Wasted space is the most hated aspect of design to our community. Empty RAM slots, disregarded drive bays, and one that the SilverStone EXB01 hopes to use up, empty expansion slots. Popping an extra 2.5″ drive in that unused expansion slot is something I’ve wanted to see for years, even back when I, shamefully, ran ATX systems.
SilverStone has a huge range of devices to make use of spare slots, bays, space and the like, with some interesting concepts and products to use up that spare air. Let’s have a deeper look at the EXB01.
|HDD Drive Support
|SATA III/SATA II/SATA I
2.5” SATA HDD/SSD up to 9.5mm
|Up to 6 Gbit/s (dependent on drive speed)
|7-Pin SATA connector x 1
|SATA 15-Pin x 1
|Drive Door Security
|Triangle key lock design
|Power On: Blue
HDD Access: Red blinking.
|SATA Cable length
|Number of key
|Operating temperature : 0℃~65℃ (32℉~149℉)
Storage temperature : -10℃~70℃ (-50℉~158℉)
Operating humidity: 10%~90% non-condensing
Storage humidity : 5%~90% non-condensing
|120.5mm (W) x 21.5mm (H) x 148mm (D)
The SilverStone EXB01 retails for US$17.99 on Amazon.com at time of writing.
A more modern product compared to the recently reviewed FS204, if only in packaging aesthetic. Again, what you see is what you get.
To the rear, and a spec table that we’ve reproduced above!
Opening up the small package reveals documentation. Good to see the physical manual is still alive and well, even in simpler products.
Included in the package is the EXB01, a SATA cable, screws (2 sets) and a manual. There should be a locking key here, but for some reason it wasn’t included with our review unit. Points off for QC, SilverStone.
Check out the manual below.
The SilverStone EXB01 is an interesting piece of hardware, built from a combination of metal and black plastic, it feels solid, much like the SilverStone FS204 we mentioned above. However, as we’ll see, there are a couple of design decisions that robs the EXB01 of matching its peers on actual build quality.
Powdercoated steel makes up the PCI bracket, with a black plastic outer shell holding the unit together. The inner body appears to be a shinier corrosion resistant coating on steel.
The assembly is screwed together, so it could be taken apart for painting or modification if one desires. Mounting to a spare, full height, expansion slot, this unit makes use of what is other a wasted area of a system.
The PCB in the EXB01 is a pass through affair, with no additional componentry or tricks – excepting a pair of LEDs for drive activity, and a couple of small components to drive them, hidden on the inside of the device.
The main body of the EXB01 is made from steel, compared to the plastic I see far too often on such accessory products. Unfortunately, the mounting of this body to the PCI bracket is via the plastic cover on the other side, with very short screws (5mm long self tapping screws). With the force needed to install and remove a drive (see the video below), I forsee a few early failures in this area on high utilisation systems – with the EXB01’s main body likely popping back into the system chassis.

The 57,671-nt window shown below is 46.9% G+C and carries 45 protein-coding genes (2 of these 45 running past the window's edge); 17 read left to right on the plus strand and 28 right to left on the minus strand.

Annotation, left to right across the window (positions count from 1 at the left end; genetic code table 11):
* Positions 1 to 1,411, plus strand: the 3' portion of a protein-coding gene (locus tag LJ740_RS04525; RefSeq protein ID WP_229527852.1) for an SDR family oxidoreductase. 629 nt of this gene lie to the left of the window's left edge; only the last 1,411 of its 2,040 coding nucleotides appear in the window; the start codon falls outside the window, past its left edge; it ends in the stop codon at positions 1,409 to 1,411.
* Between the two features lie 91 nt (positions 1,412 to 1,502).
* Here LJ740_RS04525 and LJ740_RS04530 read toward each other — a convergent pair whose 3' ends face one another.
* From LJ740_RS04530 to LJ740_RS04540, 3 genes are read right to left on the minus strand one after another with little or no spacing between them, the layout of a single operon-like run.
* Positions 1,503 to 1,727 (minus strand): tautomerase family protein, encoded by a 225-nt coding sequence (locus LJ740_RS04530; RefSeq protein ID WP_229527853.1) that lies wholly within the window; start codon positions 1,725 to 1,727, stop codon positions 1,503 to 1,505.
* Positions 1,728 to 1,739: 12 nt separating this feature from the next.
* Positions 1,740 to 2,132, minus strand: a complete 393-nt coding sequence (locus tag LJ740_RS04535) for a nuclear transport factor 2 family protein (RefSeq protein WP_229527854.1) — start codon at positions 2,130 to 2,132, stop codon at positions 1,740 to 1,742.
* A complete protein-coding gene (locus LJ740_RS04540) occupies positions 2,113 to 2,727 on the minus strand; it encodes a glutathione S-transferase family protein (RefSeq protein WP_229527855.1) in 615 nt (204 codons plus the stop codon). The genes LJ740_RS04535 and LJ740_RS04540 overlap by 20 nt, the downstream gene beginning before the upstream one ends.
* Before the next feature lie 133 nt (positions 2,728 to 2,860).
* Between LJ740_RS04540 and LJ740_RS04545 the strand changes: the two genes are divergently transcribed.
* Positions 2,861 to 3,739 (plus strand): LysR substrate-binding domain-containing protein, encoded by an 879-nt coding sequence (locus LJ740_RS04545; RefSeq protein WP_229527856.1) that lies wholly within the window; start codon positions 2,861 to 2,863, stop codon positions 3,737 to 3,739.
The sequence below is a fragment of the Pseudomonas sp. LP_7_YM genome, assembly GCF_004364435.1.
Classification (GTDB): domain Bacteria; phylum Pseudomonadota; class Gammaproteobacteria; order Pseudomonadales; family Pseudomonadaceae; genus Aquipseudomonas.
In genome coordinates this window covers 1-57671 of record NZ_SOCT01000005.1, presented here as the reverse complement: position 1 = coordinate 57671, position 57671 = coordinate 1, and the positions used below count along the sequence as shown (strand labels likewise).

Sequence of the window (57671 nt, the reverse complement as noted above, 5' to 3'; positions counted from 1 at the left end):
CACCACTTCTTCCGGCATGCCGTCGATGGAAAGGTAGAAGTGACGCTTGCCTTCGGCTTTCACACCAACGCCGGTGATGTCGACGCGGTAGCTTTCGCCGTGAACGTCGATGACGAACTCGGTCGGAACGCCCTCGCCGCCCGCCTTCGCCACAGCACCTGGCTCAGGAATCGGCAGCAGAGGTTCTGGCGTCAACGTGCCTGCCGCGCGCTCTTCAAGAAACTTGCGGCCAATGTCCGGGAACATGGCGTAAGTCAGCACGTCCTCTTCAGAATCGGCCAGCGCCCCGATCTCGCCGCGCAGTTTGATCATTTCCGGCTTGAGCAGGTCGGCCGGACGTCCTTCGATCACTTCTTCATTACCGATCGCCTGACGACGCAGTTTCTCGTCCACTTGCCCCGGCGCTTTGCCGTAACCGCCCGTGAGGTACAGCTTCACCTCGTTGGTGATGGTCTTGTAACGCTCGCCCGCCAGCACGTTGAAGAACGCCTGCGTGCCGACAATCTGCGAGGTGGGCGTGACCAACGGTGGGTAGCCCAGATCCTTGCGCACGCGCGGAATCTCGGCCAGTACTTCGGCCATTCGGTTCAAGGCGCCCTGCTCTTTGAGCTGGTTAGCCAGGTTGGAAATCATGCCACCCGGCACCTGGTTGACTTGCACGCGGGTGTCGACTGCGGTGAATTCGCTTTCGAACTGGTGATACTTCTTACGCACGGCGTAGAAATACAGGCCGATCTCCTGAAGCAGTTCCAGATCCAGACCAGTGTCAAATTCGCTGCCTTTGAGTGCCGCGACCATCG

Time to install a drive in the EXB01! I’ve chosen this 10TB 2.5″ drive from an unknown supplier… sorry… this is a 320GB Toshiba Drive measuring in at 7mm thick. I removed the sticker years ago for a custom case build I was doing.
Video! Audio! Loud breathing! Pre-existing injuries! We cover it all here at SFF Network!
The lever and drive sled is metal, however, the remainder of the drive mounting unit is plastic. Also to note – due to the non-guided setup of the drive sled (it doesn’t slide in using rails), it is possible to have alignment issues with thinner drives such as this. In certain orientations of the unit, I found it harder to get an easy alignment between the drive and the rear hotswap assembly.
Whilst the SilverStone EXB01 is a mid range product by price, some aspects of the build has let it down in the final fit, finish and feel. Firm, robust drive mounting appears to have been gained at the expense of higher forces than expected installing and removing drives, which causes strain on what I see as undersized screws attaching plastic to steel.
There is great design intent in the EXB01, with subtle aesthetics, intent in using otherwise wasted space, and compatibility with drives up to 9.5mm thick. I commend SilverStone for having a product to fill this market segment, and can see why cost cuts were made.
However, at various e-tailers I can see cost comparable products with more robust (albeit, drive sled-less) designs available. This makes it difficult for me to recommend the SilverStone EXB01 over the contemporary products.
- Solid feel belies the use of plastics
- Subtle aesthetics
- Uses an oft ignored waste of space – expansion slots
- Plastic shell being the main mounting point with super short screws
- Substantial force needed to install and remove a drive
- Security “key” missing from our unit
- A header to pass drive activity LEDs to the front panel could be an interesting addition.
Thoughts? Discuss them in the forum.
This review sample was provided by SilverStone.
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